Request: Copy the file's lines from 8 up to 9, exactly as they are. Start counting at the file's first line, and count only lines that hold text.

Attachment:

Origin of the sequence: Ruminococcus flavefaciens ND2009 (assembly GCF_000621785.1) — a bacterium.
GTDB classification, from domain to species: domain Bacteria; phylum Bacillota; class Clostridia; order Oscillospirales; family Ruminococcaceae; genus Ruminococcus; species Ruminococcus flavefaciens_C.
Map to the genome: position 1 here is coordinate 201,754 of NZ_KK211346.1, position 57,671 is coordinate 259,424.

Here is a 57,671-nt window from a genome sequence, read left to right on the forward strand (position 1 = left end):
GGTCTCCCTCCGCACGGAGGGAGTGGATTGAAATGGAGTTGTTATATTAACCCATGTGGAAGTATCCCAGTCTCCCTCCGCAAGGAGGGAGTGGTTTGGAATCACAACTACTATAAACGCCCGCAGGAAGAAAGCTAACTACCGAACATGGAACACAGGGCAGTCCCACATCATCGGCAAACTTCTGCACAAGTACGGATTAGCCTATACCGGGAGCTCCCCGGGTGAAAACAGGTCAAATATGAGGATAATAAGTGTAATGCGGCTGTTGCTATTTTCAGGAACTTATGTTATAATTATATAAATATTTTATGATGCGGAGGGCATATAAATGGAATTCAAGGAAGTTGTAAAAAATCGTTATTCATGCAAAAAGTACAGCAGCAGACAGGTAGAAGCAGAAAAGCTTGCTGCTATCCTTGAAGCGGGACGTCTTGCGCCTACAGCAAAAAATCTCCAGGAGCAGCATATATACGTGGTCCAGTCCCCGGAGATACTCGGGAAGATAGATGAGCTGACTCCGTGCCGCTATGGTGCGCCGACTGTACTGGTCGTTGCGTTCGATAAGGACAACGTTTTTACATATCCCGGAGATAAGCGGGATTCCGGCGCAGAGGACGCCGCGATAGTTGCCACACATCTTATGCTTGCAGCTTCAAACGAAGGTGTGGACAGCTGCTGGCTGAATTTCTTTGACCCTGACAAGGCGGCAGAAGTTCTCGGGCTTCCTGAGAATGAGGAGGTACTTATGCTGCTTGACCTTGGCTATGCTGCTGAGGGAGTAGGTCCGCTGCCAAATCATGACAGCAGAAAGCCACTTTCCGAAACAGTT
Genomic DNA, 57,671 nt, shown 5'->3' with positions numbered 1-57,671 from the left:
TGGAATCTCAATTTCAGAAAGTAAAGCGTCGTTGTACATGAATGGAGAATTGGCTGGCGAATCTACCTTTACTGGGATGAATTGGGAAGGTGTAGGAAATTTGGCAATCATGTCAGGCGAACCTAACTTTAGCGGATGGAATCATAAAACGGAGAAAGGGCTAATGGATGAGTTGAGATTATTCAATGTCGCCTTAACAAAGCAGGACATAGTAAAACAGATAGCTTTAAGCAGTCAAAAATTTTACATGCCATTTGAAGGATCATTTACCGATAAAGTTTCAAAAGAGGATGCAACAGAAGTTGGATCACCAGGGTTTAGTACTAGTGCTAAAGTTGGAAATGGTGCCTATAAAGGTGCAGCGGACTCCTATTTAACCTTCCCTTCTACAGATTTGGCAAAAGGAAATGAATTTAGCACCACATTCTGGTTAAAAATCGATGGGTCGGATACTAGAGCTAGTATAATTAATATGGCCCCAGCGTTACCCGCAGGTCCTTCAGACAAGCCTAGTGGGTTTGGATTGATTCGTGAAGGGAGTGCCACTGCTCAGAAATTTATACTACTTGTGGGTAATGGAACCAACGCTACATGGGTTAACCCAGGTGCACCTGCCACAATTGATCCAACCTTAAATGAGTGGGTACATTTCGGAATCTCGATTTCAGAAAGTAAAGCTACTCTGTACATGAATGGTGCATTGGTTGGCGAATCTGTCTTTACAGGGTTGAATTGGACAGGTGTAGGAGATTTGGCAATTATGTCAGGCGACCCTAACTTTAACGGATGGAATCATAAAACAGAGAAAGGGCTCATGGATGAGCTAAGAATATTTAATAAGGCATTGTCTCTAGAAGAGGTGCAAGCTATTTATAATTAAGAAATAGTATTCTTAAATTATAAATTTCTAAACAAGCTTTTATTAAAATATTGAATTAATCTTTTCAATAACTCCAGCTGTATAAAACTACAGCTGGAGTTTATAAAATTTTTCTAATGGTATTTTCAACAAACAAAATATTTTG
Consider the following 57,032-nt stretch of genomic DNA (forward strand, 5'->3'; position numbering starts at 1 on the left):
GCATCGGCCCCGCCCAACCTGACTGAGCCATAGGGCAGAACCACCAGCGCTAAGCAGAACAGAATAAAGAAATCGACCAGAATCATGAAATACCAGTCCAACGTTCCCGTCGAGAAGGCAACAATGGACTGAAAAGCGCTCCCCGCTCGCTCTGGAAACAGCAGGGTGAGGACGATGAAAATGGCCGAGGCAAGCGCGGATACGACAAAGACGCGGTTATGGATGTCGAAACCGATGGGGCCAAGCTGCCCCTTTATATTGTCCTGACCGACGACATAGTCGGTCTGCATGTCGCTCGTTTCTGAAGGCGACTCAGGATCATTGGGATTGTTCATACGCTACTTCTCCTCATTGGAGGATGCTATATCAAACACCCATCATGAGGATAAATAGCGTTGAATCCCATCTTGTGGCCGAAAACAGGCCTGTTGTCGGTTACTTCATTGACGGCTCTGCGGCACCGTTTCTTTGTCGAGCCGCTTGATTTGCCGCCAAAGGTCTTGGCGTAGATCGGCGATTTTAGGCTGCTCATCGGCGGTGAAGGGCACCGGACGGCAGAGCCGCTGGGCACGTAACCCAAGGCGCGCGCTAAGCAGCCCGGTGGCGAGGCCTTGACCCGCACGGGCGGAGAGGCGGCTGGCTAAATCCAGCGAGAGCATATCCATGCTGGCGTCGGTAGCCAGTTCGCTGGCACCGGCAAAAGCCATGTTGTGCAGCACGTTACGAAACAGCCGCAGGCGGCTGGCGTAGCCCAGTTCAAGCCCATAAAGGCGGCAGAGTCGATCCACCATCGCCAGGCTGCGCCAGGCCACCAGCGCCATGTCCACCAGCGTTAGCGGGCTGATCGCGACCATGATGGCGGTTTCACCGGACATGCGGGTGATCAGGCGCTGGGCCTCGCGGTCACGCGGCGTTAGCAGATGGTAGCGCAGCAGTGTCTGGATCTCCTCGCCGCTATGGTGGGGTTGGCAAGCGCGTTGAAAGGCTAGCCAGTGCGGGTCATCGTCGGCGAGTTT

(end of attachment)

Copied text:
Consider the following 57,032-nt stretch of genomic DNA (forward strand, 5'->3'; position numbering starts at 1 on the left):
GCATCGGCCCCGCCCAACCTGACTGAGCCATAGGGCAGAACCACCAGCGCTAAGCAGAACAGAATAAAGAAATCGACCAGAATCATGAAATACCAGTCCAACGTTCCCGTCGAGAAGGCAACAATGGACTGAAAAGCGCTCCCCGCTCGCTCTGGAAACAGCAGGGTGAGGACGATGAAAATGGCCGAGGCAAGCGCGGATACGACAAAGACGCGGTTATGGATGTCGAAACCGATGGGGCCAAGCTGCCCCTTTATATTGTCCTGACCGACGACATAGTCGGTCTGCATGTCGCTCGTTTCTGAAGGCGACTCAGGATCATTGGGATTGTTCATACGCTACTTCTCCTCATTGGAGGATGCTATATCAAACACCCATCATGAGGATAAATAGCGTTGAATCCCATCTTGTGGCCGAAAACAGGCCTGTTGTCGGTTACTTCATTGACGGCTCTGCGGCACCGTTTCTTTGTCGAGCCGCTTGATTTGCCGCCAAAGGTCTTGGCGTAGATCGGCGATTTTAGGCTGCTCATCGGCGGTGAAGGGCACCGGACGGCAGAGCCGCTGGGCACGTAACCCAAGGCGCGCGCTAAGCAGCCCGGTGGCGAGGCCTTGACCCGCACGGGCGGAGAGGCGGCTGGCTAAATCCAGCGAGAGCATATCCATGCTGGCGTCGGTAGCCAGTTCGCTGGCACCGGCAAAAGCCATGTTGTGCAGCACGTTACGAAACAGCCGCAGGCGGCTGGCGTAGCCCAGTTCAAGCCCATAAAGGCGGCAGAGTCGATCCACCATCGCCAGGCTGCGCCAGGCCACCAGCGCCATGTCCACCAGCGTTAGCGGGCTGATCGCGACCATGATGGCGGTTTCACCGGACATGCGGGTGATCAGGCGCTGGGCCTCGCGGTCACGCGGCGTTAGCAGATGGTAGCGCAGCAGTGTCTGGATCTCCTCGCCGCTATGGTGGGGTTGGCAAGCGCGTTGAAAGGCTAGCCAGTGCGGGTCATCGTCGGCGAGTTT